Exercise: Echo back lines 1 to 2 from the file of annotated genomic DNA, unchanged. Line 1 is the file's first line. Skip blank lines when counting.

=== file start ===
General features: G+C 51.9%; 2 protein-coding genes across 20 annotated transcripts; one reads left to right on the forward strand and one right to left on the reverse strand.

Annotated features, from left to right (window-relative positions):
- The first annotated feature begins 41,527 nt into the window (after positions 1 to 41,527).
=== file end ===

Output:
General features: G+C 51.9%; 2 protein-coding genes across 20 annotated transcripts; one reads left to right on the forward strand and one right to left on the reverse strand.

Annotated features, from left to right (window-relative positions):